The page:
In recognition of this sort of issue, most people who do domestic work try to do something more than mere punishment. Personally, in minor cases I try to sell the victim (who doesn't want anything to happen to the defendant) and the defendant on something along the lines of "Defendant pleads facts sufficient for conviction, but the court withholds its finding for a year. Defendant will complete an anger management course, remain drug and alcohol free, and engage in no further violent acts. If the defendant has not violated these conditions the charge will be dismissed after twelve months." It's about the best compromise available with an uncooperative victim. It puts the defendant in a situation where he/she is being monitored for a year and the great hope is that a year of enforced domestic calm is enough to at least start a change in behavior.

Would restorative justice work better? I don't know. You rarely see a down-in-the-trenches, nuts and bolts type of discussion as to how it would work. If it means some sort of couples counseling working toward better behavioral patterns, I'd love to see that. I doubt that harmful behavioral patterns exist only on one side of most dysfunctional relationships. Nevertheless, I see at least two problems with this. First, the courts can't order a victim to do anything. This might be something the courts could allow victims the ability to opt into if the defendant agrees. HOWEVER, the option would have to be closely monitored so that it doesn't just become another part of the pattern of abuse. And that is a major concern for something like this. Ask anyone who has worked in domestic courts what would happen if the victim was given - solely at the victim's discretion - the ability to opt out of the courtroom. We all know that there'd be far too many victims who would opt out every time and you'd end up with victims who had opted out five times or seven or how ever many it took before they were in the hospital or morgue.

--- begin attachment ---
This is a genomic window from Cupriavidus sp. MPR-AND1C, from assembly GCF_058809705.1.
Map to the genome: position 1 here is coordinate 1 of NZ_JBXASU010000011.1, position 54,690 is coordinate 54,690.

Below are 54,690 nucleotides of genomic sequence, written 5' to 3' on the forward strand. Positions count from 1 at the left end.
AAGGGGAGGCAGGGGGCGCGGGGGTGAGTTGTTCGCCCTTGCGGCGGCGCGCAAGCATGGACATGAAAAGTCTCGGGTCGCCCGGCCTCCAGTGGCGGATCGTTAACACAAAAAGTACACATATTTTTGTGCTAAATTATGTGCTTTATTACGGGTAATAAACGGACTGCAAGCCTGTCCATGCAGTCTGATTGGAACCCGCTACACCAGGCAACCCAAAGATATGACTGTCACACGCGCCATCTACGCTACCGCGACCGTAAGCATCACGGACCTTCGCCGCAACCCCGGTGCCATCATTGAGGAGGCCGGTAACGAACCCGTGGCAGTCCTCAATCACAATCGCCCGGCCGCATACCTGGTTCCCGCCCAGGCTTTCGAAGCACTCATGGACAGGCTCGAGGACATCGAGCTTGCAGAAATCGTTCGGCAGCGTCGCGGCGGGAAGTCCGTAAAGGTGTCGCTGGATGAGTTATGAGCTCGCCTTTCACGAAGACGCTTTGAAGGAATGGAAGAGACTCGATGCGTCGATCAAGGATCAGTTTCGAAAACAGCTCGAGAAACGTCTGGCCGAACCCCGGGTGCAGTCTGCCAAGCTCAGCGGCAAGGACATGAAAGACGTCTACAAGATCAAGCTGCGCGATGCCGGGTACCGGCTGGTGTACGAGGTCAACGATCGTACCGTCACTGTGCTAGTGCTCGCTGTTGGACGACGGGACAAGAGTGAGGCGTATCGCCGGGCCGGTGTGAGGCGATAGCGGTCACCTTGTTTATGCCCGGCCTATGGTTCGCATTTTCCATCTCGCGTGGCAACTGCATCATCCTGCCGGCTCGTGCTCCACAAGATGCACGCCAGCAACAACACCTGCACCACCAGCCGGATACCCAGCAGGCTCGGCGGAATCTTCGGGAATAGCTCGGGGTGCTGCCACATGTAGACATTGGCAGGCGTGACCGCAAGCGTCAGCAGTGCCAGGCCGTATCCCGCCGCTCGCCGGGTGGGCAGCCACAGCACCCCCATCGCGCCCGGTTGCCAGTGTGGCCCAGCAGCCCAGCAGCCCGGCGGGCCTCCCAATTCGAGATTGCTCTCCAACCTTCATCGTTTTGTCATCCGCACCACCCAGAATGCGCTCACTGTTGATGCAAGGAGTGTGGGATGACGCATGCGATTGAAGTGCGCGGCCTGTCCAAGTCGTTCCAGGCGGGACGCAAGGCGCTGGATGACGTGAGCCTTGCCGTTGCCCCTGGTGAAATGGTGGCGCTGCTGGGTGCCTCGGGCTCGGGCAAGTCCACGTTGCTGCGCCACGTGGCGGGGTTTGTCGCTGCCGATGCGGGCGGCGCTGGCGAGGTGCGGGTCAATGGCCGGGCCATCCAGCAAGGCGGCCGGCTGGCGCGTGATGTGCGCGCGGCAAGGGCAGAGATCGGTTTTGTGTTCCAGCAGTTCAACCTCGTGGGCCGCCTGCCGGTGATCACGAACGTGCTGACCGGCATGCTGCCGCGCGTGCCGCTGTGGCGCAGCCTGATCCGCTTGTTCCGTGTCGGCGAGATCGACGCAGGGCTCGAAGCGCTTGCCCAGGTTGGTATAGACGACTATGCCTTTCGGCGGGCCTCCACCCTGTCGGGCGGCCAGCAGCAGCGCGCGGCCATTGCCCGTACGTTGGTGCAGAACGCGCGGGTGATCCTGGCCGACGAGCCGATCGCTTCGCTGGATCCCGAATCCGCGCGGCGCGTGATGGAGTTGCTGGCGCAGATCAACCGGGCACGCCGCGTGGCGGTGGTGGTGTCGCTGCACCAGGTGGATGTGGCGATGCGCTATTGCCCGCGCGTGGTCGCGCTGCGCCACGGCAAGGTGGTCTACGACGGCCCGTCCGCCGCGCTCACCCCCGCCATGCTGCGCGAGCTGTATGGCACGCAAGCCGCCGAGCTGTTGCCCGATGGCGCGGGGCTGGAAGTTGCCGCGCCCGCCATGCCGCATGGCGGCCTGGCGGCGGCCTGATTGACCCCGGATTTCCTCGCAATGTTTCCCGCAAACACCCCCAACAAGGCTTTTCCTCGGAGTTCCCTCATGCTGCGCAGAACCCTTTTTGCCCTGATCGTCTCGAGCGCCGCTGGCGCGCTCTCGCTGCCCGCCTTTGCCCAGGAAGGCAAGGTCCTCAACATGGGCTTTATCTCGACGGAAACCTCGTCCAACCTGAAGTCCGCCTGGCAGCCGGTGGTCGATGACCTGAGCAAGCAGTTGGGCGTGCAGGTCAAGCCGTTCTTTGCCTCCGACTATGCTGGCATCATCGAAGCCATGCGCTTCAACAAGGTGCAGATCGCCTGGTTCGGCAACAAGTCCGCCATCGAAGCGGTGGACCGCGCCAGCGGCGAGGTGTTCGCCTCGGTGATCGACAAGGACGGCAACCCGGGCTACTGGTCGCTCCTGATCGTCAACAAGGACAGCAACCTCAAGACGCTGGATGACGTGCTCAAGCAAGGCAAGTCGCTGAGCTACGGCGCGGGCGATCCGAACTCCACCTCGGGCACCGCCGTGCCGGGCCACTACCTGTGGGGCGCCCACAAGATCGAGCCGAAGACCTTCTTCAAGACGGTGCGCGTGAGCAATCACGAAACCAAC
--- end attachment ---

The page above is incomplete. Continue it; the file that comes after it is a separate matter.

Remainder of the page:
Second, the abuser would try to game this just about every time. He/she would pressure the victim to opt into it and put as little in as possible. It's just another way to avoid jail time. This, of course, is one of the greatest blindspots most proponents of restorative justice seem to have. They assume the defendant will act in good faith and be interested in change. Some few will; the rest will range from tepid participation to downright hostility once they've escaped the possibility of punishment by the courts. I'd expect a lot of dropouts.

What would I like to see? Well, I'd love to change the deal I end up making to something like this:  "Defendant pleads facts sufficient for conviction, but the court withholds its finding for a year. Defendant and Victim shall participate in joint counseling once a week for six months and twice a month for the subsequent six months. Defendant will complete an anger management course, remain drug and alcohol free, and engage in no further violent acts. If the defendant has not violated these conditions the charge will be dismissed after twelve months."

I'd love to do that and think it would have the best real-world shot at success. After all, if we can pay for X number of counseling sessions for something like drug court why can't we pay for the same in an attempt for domestic rehabilitation?1 It would be a powerful tool in trying to fix people rather than just telling them what is wrong/illegal, trusting them as individuals to exercise free will and moral judgment, and punishing them when they do what society has told them is unacceptable.


1 Yes, I know the answer is finite resources, but this is a la-la land wish for a world where the assumption of infinite resources, so often found in "what we should be doing" academic articles and news stories, is true.